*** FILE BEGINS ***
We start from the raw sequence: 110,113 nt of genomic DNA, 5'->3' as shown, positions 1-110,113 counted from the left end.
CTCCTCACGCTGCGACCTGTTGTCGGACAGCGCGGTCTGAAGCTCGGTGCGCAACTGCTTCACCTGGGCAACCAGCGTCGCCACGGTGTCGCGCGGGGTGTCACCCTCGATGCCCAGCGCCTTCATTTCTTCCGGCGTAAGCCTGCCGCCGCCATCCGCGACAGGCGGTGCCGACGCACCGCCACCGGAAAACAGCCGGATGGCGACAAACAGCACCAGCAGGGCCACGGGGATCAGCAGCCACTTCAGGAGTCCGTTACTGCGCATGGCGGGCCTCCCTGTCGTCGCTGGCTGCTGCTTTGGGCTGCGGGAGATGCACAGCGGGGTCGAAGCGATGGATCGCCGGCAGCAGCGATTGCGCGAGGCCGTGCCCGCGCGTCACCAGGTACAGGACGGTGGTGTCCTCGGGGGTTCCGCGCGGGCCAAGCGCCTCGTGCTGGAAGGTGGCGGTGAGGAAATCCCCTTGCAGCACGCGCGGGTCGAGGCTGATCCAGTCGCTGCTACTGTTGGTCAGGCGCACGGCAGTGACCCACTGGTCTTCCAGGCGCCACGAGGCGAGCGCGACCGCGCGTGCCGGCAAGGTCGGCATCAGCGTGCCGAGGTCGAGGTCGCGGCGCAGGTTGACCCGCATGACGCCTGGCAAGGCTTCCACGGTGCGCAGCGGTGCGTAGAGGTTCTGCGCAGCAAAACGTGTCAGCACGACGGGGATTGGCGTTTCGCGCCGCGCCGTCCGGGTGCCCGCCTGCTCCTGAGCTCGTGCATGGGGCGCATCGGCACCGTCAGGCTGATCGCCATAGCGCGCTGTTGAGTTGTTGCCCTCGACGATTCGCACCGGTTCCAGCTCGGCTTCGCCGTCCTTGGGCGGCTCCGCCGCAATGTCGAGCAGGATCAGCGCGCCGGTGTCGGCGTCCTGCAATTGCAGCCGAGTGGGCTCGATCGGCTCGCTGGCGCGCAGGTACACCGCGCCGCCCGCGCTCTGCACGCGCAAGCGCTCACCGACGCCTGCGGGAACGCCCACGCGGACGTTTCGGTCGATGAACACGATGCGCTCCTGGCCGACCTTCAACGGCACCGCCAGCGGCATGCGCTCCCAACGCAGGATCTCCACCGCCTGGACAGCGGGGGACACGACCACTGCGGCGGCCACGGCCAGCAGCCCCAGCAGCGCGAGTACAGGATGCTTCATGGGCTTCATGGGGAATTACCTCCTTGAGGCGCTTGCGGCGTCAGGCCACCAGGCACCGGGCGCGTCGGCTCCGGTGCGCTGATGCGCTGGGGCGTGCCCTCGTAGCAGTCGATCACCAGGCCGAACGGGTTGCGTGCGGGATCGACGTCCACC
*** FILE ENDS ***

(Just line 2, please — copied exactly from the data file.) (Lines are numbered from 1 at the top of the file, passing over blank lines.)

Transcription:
CTCCTCACGCTGCGACCTGTTGTCGGACAGCGCGGTCTGAAGCTCGGTGCGCAACTGCTTCACCTGGGCAACCAGCGTCGCCACGGTGTCGCGCGGGGTGTCACCCTCGATGCCCAGCGCCTTCATTTCTTCCGGCGTAAGCCTGCCGCCGCCATCCGCGACAGGCGGTGCCGACGCACCGCCACCGGAAAACAGCCGGATGGCGACAAACAGCACCAGCAGGGCCACGGGGATCAGCAGCCACTTCAGGAGTCCGTTACTGCGCATGGCGGGCCTCCCTGTCGTCGCTGGCTGCTGCTTTGGGCTGCGGGAGATGCACAGCGGGGTCGAAGCGATGGATCGCCGGCAGCAGCGATTGCGCGAGGCCGTGCCCGCGCGTCACCAGGTACAGGACGGTGGTGTCCTCGGGGGTTCCGCGCGGGCCAAGCGCCTCGTGCTGGAAGGTGGCGGTGAGGAAATCCCCTTGCAGCACGCGCGGGTCGAGGCTGATCCAGTCGCTGCTACTGTTGGTCAGGCGCACGGCAGTGACCCACTGGTCTTCCAGGCGCCACGAGGCGAGCGCGACCGCGCGTGCCGGCAAGGTCGGCATCAGCGTGCCGAGGTCGAGGTCGCGGCGCAGGTTGACCCGCATGACGCCTGGCAAGGCTTCCACGGTGCGCAGCGGTGCGTAGAGGTTCTGCGCAGCAAAACGTGTCAGCACGACGGGGATTGGCGTTTCGCGCCGCGCCGTCCGGGTGCCCGCCTGCTCCTGAGCTCGTGCATGGGGCGCATCGGCACCGTCAGGCTGATCGCCATAGCGCGCTGTTGAGTTGTTGCCCTCGACGATTCGCACCGGTTCCAGCTCGGCTTCGCCGTCCTTGGGCGGCTCCGCCGCAATGTCGAGCAGGATCAGCGCGCCGGTGTCGGCGTCCTGCAATTGCAGCCGAGTGGGCTCGATCGGCTCGCTGGCGCGCAGGTACACCGCGCCGCCCGCGCTCTGCACGCGCAAGCGCTCACCGACGCCTGCGGGAACGCCCACGCGGACGTTTCGGTCGATGAACACGATGCGCTCCTGGCCGACCTTCAACGGCACCGCCAGCGGCATGCGCTCCCAACGCAGGATCTCCACCGCCTGGACAGCGGGGGACACGACCACTGCGGCGGCCACGGCCAGCAGCCCCAGCAGCGCGAGTACAGGATGCTTCATGGGCTTCATGGGGAATTACCTCCTTGAGGCGCTTGCGGCGTCAGGCCACCAGGCACCGGGCGCGTCGGCTCCGGTGCGCTGATGCGCTGGGGCGTGCCCTCGTAGCAGTCGATCACCAGGCCGAACGGGTTGCGTGCGGGATCGACGTCCACC